The WeWork implosion in October reset expectations for coworkers and coworking business models alike. An indictment of style-over-substance valuations and the excesses of modern capitalism, the fallout from the We Company’s disastrous IPO attempt exposed the “tech startup” in the cold light of day as the Emperor’s New Clothes of venture capitalism.
The root problem? The ‘We’ brand was always about fashion and lifestyle and not about productivity. It was more about feeling good, posturing and self indulgence. It was about being something it was not.
“A growth company culture is created by being aligned behind a mission to motivate the team to work super hard,” says Innovation Warehouse CEO Ami Shpiro. “It’s not about innovating around the coffee machine – it’s more about doing than being. Being is for lifestyle, and will always be small for that reason.”
A cautionary tale for startups, then. The lessons? Beware style over substance – entrepreneurs need to establish clear, viable routes to profitability. It’s better to be a slow burn than a bonfire. Reaching profit may well take years – plan for it, take the time to reflect and grow.
In part 1 of this series, we explored some of the top habits you should follow to make the most of your time in the amorphous, entrepreneurial world of coworking. Let’s continue that thought by examining what really matters…
People choose to join coworking spaces because they want to be around other like-minded professionals. Entrepreneurs enjoy independence and self-motivation, but you can never undervalue the safety of the herd.
With a mobile phone, a laptop and a wifi connection, anyone can work from anywhere these days. But when you join a coworking space, you’re joining a community network that works to the benefit of all members and helps counteract the daunting isolation of freelance life.
Or at least, it should. Don’t just sign up to any old workspace provider – do your research, find a community that specialises in the industries most relevant for your enterprise and immerse yourself to grow your network.
Mentoring, support and guidance
The coworking environment – indeed, any business ecosystem worth its salt – should provide a true sense of community and additional professional support.
A good coworking space is like an onion – yes, you can treat it as a mere space to spend your working hours, but delve beneath the surface and you’ll find mentoring resources, accelerator programmes and support structures to fast-track your startup and become investor ready.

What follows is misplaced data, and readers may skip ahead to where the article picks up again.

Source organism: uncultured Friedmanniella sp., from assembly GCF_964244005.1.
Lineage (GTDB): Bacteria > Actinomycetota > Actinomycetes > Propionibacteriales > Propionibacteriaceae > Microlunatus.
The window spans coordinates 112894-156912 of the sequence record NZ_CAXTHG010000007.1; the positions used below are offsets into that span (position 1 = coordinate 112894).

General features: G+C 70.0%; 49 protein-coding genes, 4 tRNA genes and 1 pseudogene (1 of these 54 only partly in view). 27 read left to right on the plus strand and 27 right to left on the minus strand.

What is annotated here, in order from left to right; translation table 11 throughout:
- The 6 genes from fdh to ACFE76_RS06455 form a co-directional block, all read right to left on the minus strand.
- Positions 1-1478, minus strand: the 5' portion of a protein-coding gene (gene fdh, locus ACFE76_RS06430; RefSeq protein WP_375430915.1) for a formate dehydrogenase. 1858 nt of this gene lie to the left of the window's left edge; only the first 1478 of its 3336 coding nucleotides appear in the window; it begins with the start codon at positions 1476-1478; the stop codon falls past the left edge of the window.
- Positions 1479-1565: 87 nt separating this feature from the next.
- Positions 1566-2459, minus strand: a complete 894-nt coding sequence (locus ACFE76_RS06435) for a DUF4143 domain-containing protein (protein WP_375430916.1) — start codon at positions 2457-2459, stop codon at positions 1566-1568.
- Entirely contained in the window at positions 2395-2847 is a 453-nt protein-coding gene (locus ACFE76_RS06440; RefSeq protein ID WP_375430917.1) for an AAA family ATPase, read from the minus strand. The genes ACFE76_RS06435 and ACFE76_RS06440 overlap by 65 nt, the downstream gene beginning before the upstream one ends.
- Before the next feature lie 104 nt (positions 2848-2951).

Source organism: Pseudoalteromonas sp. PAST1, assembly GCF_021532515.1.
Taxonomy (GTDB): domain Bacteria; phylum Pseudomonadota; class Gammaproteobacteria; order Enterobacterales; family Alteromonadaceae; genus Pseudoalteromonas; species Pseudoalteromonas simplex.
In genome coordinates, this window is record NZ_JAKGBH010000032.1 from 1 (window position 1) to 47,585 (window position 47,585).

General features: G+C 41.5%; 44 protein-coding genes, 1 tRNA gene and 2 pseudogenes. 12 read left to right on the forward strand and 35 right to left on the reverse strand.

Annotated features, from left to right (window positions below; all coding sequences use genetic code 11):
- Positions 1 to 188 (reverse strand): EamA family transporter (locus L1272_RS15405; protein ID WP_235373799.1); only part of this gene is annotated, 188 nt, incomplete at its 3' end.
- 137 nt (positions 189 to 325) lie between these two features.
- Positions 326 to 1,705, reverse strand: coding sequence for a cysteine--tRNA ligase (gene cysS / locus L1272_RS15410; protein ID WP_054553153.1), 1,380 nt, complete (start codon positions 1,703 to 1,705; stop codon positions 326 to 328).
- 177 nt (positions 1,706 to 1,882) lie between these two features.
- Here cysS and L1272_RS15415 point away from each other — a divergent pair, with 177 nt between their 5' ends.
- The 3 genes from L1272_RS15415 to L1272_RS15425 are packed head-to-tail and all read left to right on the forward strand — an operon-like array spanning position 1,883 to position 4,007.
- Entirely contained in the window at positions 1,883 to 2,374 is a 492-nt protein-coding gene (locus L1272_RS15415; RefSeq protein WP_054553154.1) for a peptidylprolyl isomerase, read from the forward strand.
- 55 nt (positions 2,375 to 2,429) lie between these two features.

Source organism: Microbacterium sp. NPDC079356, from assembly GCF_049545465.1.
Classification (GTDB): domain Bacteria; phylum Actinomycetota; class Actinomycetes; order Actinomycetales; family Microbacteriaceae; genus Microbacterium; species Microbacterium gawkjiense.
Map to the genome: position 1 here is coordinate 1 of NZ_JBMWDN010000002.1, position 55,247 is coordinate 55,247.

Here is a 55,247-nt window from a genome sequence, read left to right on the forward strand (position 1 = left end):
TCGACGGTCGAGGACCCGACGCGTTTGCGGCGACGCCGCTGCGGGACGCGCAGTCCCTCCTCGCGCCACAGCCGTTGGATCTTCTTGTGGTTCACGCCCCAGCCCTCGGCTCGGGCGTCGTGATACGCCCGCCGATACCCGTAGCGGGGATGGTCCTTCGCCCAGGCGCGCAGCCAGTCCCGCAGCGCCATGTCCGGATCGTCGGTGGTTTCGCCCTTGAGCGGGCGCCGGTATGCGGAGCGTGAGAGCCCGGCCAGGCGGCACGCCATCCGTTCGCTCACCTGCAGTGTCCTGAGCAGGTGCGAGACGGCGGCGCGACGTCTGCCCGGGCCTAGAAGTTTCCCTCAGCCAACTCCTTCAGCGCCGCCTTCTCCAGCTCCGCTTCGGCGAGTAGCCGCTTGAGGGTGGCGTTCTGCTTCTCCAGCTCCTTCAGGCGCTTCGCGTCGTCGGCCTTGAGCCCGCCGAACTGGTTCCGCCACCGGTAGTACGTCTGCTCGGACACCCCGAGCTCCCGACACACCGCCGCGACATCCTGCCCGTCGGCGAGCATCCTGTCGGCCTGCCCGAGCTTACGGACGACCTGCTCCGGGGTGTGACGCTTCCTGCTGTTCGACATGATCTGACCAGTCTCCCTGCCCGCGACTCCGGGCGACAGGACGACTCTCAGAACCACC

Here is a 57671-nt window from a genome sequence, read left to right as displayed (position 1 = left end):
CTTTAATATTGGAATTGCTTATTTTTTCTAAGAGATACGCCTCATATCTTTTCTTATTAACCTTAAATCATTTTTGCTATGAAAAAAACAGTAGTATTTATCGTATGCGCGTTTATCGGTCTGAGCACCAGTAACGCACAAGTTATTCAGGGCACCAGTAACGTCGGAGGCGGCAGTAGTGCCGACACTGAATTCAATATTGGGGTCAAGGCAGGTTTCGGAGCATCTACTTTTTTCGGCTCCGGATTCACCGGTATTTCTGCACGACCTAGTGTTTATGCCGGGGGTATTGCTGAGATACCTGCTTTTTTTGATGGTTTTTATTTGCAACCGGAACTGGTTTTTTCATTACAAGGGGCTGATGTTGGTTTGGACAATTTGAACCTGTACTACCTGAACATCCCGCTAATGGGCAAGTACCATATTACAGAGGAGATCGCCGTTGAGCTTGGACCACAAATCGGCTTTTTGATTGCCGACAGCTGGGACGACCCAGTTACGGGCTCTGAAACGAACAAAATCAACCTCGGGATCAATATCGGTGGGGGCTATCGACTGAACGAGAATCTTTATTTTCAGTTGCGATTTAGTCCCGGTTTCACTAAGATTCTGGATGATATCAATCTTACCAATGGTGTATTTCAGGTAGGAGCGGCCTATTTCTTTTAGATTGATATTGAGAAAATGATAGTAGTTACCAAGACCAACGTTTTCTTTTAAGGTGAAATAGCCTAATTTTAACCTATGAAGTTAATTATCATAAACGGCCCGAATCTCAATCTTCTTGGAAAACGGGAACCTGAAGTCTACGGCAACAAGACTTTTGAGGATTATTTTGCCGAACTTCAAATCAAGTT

Innovation Warehouse’s in-house accelerator, the WISE Programme, is a unique investment-readiness programme that combines an experiential approach with focused learning.
The programme is centred around startups working directly with sector experts through focused mentorship and guidance across key business topics – the goal being to ultimately build stronger, more robust investment propositions.
Our resident expertise and knowledge supports access to funding, particularly for companies with solid intelligent, technical solutions and strong IP.
Employee pull and retention
The millennial mentality lends itself to inclusiveness, flexibility, lifestyle compatibility and having a cause. A good coworking space should be empowered by that mission mentality – the desire to build something according to a common ambition and purpose.
As an entrepreneur or startup looking to grow, hire and ultimately retain highly motivated staff, you’re unlikely to find a better place to inspire and retain potential employees than a forward-thinking coworking space.
If your workspace has multiple locations, the motivational power of having a mobile workforce cannot be understated. Freedom of movement often means freedom of expression (mental freedom) and greater creativity, and the process of performance measurement can be fast-tracked by observing your employees’ behaviours working outside of the box. Encouraging staff to bring their true, authentic selves to work should be a win-win for everybody.
The sweet spot for any company or professional environment, then, is to establish the magic ratio of innovative workplace design with day-to-day experience. And if you can keep things real – avoiding the WeWork trap of coworking as rock ‘n’ roll lifestyle – then all the better.